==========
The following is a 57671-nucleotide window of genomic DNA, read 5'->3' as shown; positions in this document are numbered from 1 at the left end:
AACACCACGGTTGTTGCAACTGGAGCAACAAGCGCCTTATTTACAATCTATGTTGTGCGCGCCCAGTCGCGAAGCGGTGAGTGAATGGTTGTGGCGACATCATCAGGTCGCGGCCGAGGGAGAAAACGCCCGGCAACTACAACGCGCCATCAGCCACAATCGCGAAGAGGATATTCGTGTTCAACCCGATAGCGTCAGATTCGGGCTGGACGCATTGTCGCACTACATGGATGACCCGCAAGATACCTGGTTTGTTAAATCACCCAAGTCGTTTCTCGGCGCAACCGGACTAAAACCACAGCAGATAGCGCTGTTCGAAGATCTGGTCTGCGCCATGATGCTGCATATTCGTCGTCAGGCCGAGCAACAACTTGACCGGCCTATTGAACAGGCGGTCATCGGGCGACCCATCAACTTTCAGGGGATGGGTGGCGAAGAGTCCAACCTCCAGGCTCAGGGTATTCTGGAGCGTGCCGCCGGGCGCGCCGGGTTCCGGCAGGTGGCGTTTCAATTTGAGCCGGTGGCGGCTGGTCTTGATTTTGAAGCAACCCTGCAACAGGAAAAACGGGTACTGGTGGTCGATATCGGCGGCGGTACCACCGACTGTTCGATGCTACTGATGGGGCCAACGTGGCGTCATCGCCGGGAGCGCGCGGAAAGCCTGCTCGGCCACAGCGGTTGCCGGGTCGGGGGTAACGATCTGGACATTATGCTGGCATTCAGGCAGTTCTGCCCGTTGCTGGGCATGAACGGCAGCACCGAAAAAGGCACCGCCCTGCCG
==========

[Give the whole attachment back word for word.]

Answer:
The following is a 57671-nucleotide window of genomic DNA, read 5'->3' as shown; positions in this document are numbered from 1 at the left end:
AACACCACGGTTGTTGCAACTGGAGCAACAAGCGCCTTATTTACAATCTATGTTGTGCGCGCCCAGTCGCGAAGCGGTGAGTGAATGGTTGTGGCGACATCATCAGGTCGCGGCCGAGGGAGAAAACGCCCGGCAACTACAACGCGCCATCAGCCACAATCGCGAAGAGGATATTCGTGTTCAACCCGATAGCGTCAGATTCGGGCTGGACGCATTGTCGCACTACATGGATGACCCGCAAGATACCTGGTTTGTTAAATCACCCAAGTCGTTTCTCGGCGCAACCGGACTAAAACCACAGCAGATAGCGCTGTTCGAAGATCTGGTCTGCGCCATGATGCTGCATATTCGTCGTCAGGCCGAGCAACAACTTGACCGGCCTATTGAACAGGCGGTCATCGGGCGACCCATCAACTTTCAGGGGATGGGTGGCGAAGAGTCCAACCTCCAGGCTCAGGGTATTCTGGAGCGTGCCGCCGGGCGCGCCGGGTTCCGGCAGGTGGCGTTTCAATTTGAGCCGGTGGCGGCTGGTCTTGATTTTGAAGCAACCCTGCAACAGGAAAAACGGGTACTGGTGGTCGATATCGGCGGCGGTACCACCGACTGTTCGATGCTACTGATGGGGCCAACGTGGCGTCATCGCCGGGAGCGCGCGGAAAGCCTGCTCGGCCACAGCGGTTGCCGGGTCGGGGGTAACGATCTGGACATTATGCTGGCATTCAGGCAGTTCTGCCCGTTGCTGGGCATGAACGGCAGCACCGAAAAAGGCACCGCCCTGCCG